Historic Berkeley show palace could rise as a 15-story apartment building
Six proposed highrises would tower over Downtown Berkeley
New apartment towers made possible by state density bonus law
Downtown Berkeley is growing taller faster than any Bay Area city hub.
Six buildings between 16 and 28 stories are proposed in Berkeley’s central core, enabled by state legislation that makes it easier for developers to build residential buildings regardless of whether cities want them or not, the San Francisco Chronicle reported.
In the East Bay city, only one highrise has been built above 13 stories since 1971. Three of the proposed buildings would rival UC Berkeley’s Campanile.
“Ultimately, this is a big change,” Mayor Jesse Arreguin, president of the Association of Bay Area Governments, told the Chronicle. “Because communities for many years have refused to permit housing, the state has stepped in to remove those obstacles.
“It does affect our ability to shape the urban form.”
The half-dozen tall buildings on the drawing board wouldn’t stand out in Downtown Oakland or northeast San Francisco.
But Berkeley, though a city of 115,000 people that includes a university with 45,000 students, has only three downtown towers above 12 stories. The most recent, an 18-story hotel, opened last year.
The spate of new highrises comes more than a decade after a hard-fought battle to keep them out.
After a Downtown plan allowing a handful of taller buildings was approved in 2012, opponents failed to overturn it with a ballot initiative. The first proposed tower endured more than 30 public meetings and a lawsuit before all the hurdles were cleared — only for developers to pull the plug in 2020, saying the project no longer penciled out.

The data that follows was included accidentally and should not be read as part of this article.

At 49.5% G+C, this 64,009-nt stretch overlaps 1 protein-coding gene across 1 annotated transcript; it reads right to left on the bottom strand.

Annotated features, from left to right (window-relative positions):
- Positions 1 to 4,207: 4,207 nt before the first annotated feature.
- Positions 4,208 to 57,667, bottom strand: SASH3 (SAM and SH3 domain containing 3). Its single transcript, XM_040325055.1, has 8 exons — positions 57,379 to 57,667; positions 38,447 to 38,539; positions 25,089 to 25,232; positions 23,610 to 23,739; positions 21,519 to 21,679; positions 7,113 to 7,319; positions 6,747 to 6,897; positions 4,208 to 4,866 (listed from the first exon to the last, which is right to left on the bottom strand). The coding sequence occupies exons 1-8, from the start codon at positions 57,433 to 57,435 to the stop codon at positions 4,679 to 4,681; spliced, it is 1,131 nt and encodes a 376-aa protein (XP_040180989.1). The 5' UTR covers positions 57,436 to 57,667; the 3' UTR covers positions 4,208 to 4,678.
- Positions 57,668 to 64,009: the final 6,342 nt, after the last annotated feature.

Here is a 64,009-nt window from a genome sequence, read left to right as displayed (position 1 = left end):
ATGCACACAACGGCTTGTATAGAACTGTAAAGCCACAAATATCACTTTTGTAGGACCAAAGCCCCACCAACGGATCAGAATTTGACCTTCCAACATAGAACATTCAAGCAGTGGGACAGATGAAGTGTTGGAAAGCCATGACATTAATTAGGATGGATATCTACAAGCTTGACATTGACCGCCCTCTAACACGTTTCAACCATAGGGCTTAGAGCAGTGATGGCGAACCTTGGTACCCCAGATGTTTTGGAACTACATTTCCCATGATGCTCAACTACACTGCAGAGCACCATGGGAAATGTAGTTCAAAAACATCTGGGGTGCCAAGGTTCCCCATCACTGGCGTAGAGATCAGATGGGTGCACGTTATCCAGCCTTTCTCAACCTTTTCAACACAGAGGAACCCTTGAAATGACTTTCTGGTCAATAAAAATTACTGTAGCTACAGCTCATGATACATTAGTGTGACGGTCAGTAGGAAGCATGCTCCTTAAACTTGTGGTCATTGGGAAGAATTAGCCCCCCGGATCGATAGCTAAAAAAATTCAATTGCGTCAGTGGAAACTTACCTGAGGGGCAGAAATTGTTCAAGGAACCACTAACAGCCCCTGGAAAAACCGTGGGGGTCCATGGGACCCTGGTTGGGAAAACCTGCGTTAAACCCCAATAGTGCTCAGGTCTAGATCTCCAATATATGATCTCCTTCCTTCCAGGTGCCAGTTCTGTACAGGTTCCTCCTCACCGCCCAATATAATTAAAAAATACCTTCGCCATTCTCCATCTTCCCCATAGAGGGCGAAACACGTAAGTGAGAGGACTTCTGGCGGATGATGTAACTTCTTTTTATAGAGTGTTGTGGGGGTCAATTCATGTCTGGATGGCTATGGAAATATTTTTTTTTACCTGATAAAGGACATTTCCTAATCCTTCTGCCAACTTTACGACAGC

But the playing field is different now – and not just in Berkeley.
There’s a state-mandated density bonus of up to 50 percent for projects that include affordable housing, limiting a city’s discretion to seek design alterations or “community benefits,” financial concessions beyond what are spelled out by prior law.
This even applies to cities like Berkeley and San Francisco, where affordable housing requirements already on the books exceed what Sacramento now requires. In other words, developers seeking to build in those cities almost automatically qualify for the state bonus.
Cities and counties can now hold no more than five public hearings before voting on a project – which means growth-averse municipalities can’t stretch out the public process to wear developers down.
The latest Berkeley highrise projects now include:
- A 28-story apartment building proposed at 1998 Shattuck Avenue. NX Ventures is behind the 317-foot-tall building, the tallest in town, designed by Trachtenberg Architects.
- A 26-story mixed-use apartment building proposed at 2128 Oxford Street, across from the Berkeley campus. Core Spaces is behind the 288-foot tall building, designed by DLR Group.
- A 25-story apartment building proposed at 2190 Shattuck Avenue. PGIM is behind the 260-foot-tall building, designed by Trachtenberg.
- A 15-story apartment building proposed at 2113 Kittredge Street, at the former California Theatre. Gilbane is behind the 214-unit building, designed by Studio KDA.
- A 17-story apartment building proposed at 2274 Shattuck Avenue, at the former United Artists Theater. Panorama Interests is behind the 239-unit building, designed by Trachtenberg.
- A 16-story apartment building proposed at 2420 Shattuck Avenue. NX Ventures is behind the 171-foot tall building, designed by Trachtenberg.
The spate of new buildings threatens the funkiness and old rents along various sidewalks, according to the Chronicle. The new highrises would also hold mostly university students, erasing the traditional dividing line between town and gown.
— Dana Bartholomew
COMPANIES AND PEOPLE